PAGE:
We take a closer look at the travel promotion that's disrupting tourism across the Philippines.
Piso fares are democratising travel and encouraging holidaymakers to leave the beaten track...
Across the globe, holiday time means sitting down with friends or family to carefully choose where you’re all heading. A cultured weekend in Paris, perhaps, or letting it all hang out in Las Vegas. Come summer, Easter or Christmas people jet off in their millions to the most popular tourist spots on Earth to bask in the familiar glow of these carefully cultivated destinations.
The rise of piso fares in the Philippines
Is there another way? Filipino airline Cebu Pacific seemed to think so. Operating since 1996, this low-cost airline introduced the aptly named piso fare, a discretionary promotion which offers tickets at the cost of, yes, one Philippine peso.
Of course, there are extras to pay on this base fare. Taxes, booking fees and occasionally a fuel surcharge are added, but even with these taken into consideration travellers can bag a flight for the equivalent of US$40. In fact, InsightAsia’s intrepid Research Director is currently looking forward to a flight she paid less than US$30 for.
What’s the catch? Well, as mentioned above, these promotions are discretionary. There doesn’t appear to be any rhyme or reason behind when and why the discount is offered so travellers need to stay on their toes. The destinations of these flights are also based on the airline’s whim, and are unlikely to head to the in-demand tourist spots which will always command top dollar.
Then there’s the wait. Piso fare flights have to be booked well in advance. In some cases, holiday-makers wait up to a full year from booking their tickets before they travel. Again, these flights seldom fall within the popular times of year, so flexibility is an absolute must.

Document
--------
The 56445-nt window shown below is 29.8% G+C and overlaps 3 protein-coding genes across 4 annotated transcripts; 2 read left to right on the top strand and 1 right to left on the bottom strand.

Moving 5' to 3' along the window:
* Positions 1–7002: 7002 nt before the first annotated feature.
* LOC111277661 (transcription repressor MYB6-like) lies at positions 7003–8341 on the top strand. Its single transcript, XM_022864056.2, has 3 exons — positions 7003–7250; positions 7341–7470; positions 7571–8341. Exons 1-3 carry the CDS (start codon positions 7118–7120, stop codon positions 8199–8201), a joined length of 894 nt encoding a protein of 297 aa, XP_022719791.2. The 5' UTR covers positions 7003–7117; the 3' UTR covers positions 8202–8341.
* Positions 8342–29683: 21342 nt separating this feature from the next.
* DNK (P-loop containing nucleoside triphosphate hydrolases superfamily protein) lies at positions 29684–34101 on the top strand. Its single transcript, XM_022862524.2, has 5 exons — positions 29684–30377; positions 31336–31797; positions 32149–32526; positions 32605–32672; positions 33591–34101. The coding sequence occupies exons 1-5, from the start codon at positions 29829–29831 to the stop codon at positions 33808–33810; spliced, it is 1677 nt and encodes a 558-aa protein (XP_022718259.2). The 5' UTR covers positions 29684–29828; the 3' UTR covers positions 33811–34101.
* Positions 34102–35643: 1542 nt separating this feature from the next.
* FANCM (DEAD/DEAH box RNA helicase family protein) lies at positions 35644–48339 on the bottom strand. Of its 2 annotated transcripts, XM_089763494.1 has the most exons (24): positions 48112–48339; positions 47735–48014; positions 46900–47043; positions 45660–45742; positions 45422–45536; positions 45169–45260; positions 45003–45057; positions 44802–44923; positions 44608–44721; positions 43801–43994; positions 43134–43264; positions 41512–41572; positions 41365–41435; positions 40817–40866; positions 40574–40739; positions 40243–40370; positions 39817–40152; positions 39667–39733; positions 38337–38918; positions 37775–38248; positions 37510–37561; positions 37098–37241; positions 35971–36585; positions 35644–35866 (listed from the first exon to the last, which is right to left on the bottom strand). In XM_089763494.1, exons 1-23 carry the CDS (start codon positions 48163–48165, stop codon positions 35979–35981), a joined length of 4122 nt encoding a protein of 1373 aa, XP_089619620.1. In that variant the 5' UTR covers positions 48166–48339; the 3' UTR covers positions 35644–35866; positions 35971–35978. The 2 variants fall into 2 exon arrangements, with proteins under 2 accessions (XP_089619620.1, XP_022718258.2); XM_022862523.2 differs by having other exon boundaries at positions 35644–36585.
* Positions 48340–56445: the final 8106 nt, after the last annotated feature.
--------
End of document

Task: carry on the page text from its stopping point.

What are the effects of piso fares?
Despite all this, piso fare flights have quite literally taken off. Arguably, it’s the most popular promotion of its kind and is helping to level the playing field in an industry which was once seen to cater only to the affluent. Cebu Pacific has been joined by rivals, AirAsia, who announced in March 2015 that they were to step up the number of piso fares they offer. In fact, they offered three million seats flying to over 20 countries!
These promotions have hugely disrupted the established holiday routine for thousands of Filipinos. Annual leave is now booked around the dates of their piso fare flights, rather than traditional holidays. The dramatically lowered cost has also put flying on the radar for more young people and students than ever before.
Disrupting Filipino tourism
The effect on tourism in the Philippines has been enormous and this has scope beyond the simple calculus of ‘more people going on holiday.’ With the time at which people are flying and their destinations dictated mainly by the airlines, tourism is spread more evenly throughout the year.
Big tourist attractions like Metro Manila and Cebu City are always going to draw people in, there’s no evidence to suggest the piso fare has damaged tourism here. What it has done is spread the market more evenly and provide an enormous boost to local tourism.
Travel bloggers have long since latched onto the promotion which has put this highly competitive sector of the blogosphere within reach of aspiring journalists across the region. A thriving community of piso fare bloggers have come to share their experiences and tips with this uniquely Filipino jet-set culture.
Are you a piso fare traveller with a story to tell? Do you have questions to help plan your next vacation? Leave a comment below, contact us or connect with us on LinkedIn for more exclusives from InsightAsia.